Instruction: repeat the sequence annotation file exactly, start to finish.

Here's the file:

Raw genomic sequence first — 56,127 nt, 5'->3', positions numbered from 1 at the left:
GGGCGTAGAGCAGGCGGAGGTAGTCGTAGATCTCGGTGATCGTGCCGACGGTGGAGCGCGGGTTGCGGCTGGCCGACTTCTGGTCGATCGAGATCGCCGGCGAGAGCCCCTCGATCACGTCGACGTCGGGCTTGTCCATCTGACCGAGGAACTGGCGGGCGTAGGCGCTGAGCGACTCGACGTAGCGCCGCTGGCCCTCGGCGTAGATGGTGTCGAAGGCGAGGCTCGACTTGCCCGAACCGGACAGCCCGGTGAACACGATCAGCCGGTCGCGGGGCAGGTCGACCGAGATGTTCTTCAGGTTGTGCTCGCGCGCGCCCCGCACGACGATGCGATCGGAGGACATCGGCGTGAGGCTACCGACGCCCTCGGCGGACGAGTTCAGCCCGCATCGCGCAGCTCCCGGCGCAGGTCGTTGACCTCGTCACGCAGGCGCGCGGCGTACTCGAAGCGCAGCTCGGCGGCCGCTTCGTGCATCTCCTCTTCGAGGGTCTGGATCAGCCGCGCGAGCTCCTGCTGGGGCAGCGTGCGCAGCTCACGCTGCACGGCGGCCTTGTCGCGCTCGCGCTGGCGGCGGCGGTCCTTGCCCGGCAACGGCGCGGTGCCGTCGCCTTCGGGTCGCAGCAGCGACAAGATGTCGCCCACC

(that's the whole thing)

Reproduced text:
Raw genomic sequence first — 56,127 nt, 5'->3', positions numbered from 1 at the left:
GGGCGTAGAGCAGGCGGAGGTAGTCGTAGATCTCGGTGATCGTGCCGACGGTGGAGCGCGGGTTGCGGCTGGCCGACTTCTGGTCGATCGAGATCGCCGGCGAGAGCCCCTCGATCACGTCGACGTCGGGCTTGTCCATCTGACCGAGGAACTGGCGGGCGTAGGCGCTGAGCGACTCGACGTAGCGCCGCTGGCCCTCGGCGTAGATGGTGTCGAAGGCGAGGCTCGACTTGCCCGAACCGGACAGCCCGGTGAACACGATCAGCCGGTCGCGGGGCAGGTCGACCGAGATGTTCTTCAGGTTGTGCTCGCGCGCGCCCCGCACGACGATGCGATCGGAGGACATCGGCGTGAGGCTACCGACGCCCTCGGCGGACGAGTTCAGCCCGCATCGCGCAGCTCCCGGCGCAGGTCGTTGACCTCGTCACGCAGGCGCGCGGCGTACTCGAAGCGCAGCTCGGCGGCCGCTTCGTGCATCTCCTCTTCGAGGGTCTGGATCAGCCGCGCGAGCTCCTGCTGGGGCAGCGTGCGCAGCTCACGCTGCACGGCGGCCTTGTCGCGCTCGCGCTGGCGGCGGCGGTCCTTGCCCGGCAACGGCGCGGTGCCGTCGCCTTCGGGTCGCAGCAGCGACAAGATGTCGCCCACC